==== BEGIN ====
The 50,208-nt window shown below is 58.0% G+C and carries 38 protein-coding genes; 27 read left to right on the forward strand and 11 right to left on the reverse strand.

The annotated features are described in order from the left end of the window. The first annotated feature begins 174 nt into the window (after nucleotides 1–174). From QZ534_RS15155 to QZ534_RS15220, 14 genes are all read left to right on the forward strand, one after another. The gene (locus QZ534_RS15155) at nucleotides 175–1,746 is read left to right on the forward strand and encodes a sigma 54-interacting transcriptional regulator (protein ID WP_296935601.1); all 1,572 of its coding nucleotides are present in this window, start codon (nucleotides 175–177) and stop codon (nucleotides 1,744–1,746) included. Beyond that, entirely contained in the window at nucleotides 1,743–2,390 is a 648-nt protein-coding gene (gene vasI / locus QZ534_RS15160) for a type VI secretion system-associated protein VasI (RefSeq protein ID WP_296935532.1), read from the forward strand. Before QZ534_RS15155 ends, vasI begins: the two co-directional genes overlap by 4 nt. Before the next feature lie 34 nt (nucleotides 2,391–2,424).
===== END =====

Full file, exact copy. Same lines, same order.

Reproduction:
The 50,208-nt window shown below is 58.0% G+C and carries 38 protein-coding genes; 27 read left to right on the forward strand and 11 right to left on the reverse strand.

The annotated features are described in order from the left end of the window. The first annotated feature begins 174 nt into the window (after nucleotides 1–174). From QZ534_RS15155 to QZ534_RS15220, 14 genes are all read left to right on the forward strand, one after another. The gene (locus QZ534_RS15155) at nucleotides 175–1,746 is read left to right on the forward strand and encodes a sigma 54-interacting transcriptional regulator (protein ID WP_296935601.1); all 1,572 of its coding nucleotides are present in this window, start codon (nucleotides 175–177) and stop codon (nucleotides 1,744–1,746) included. Beyond that, entirely contained in the window at nucleotides 1,743–2,390 is a 648-nt protein-coding gene (gene vasI / locus QZ534_RS15160) for a type VI secretion system-associated protein VasI (RefSeq protein ID WP_296935532.1), read from the forward strand. Before QZ534_RS15155 ends, vasI begins: the two co-directional genes overlap by 4 nt. Before the next feature lie 34 nt (nucleotides 2,391–2,424).